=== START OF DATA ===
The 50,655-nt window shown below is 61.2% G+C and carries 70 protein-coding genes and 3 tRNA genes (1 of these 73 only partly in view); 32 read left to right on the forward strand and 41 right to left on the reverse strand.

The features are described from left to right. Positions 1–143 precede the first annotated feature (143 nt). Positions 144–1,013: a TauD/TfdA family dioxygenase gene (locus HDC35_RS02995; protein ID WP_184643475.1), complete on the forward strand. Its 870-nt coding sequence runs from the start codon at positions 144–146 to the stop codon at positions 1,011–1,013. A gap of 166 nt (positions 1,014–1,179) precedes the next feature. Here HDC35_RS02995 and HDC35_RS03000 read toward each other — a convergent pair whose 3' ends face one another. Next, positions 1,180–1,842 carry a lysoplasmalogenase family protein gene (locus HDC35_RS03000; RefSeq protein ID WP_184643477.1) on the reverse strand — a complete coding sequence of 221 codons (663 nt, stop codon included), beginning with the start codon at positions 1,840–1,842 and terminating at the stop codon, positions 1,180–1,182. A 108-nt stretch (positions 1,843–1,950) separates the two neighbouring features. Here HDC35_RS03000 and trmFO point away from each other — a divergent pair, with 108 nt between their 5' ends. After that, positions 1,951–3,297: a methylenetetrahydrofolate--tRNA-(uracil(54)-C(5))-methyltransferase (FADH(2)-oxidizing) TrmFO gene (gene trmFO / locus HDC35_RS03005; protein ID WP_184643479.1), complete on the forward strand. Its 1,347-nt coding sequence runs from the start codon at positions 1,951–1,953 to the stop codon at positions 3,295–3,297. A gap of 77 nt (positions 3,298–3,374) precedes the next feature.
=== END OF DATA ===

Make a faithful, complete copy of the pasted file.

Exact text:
The 50,655-nt window shown below is 61.2% G+C and carries 70 protein-coding genes and 3 tRNA genes (1 of these 73 only partly in view); 32 read left to right on the forward strand and 41 right to left on the reverse strand.

The features are described from left to right. Positions 1–143 precede the first annotated feature (143 nt). Positions 144–1,013: a TauD/TfdA family dioxygenase gene (locus HDC35_RS02995; protein ID WP_184643475.1), complete on the forward strand. Its 870-nt coding sequence runs from the start codon at positions 144–146 to the stop codon at positions 1,011–1,013. A gap of 166 nt (positions 1,014–1,179) precedes the next feature. Here HDC35_RS02995 and HDC35_RS03000 read toward each other — a convergent pair whose 3' ends face one another. Next, positions 1,180–1,842 carry a lysoplasmalogenase family protein gene (locus HDC35_RS03000; RefSeq protein ID WP_184643477.1) on the reverse strand — a complete coding sequence of 221 codons (663 nt, stop codon included), beginning with the start codon at positions 1,840–1,842 and terminating at the stop codon, positions 1,180–1,182. A 108-nt stretch (positions 1,843–1,950) separates the two neighbouring features. Here HDC35_RS03000 and trmFO point away from each other — a divergent pair, with 108 nt between their 5' ends. After that, positions 1,951–3,297: a methylenetetrahydrofolate--tRNA-(uracil(54)-C(5))-methyltransferase (FADH(2)-oxidizing) TrmFO gene (gene trmFO / locus HDC35_RS03005; protein ID WP_184643479.1), complete on the forward strand. Its 1,347-nt coding sequence runs from the start codon at positions 1,951–1,953 to the stop codon at positions 3,295–3,297. A gap of 77 nt (positions 3,298–3,374) precedes the next feature.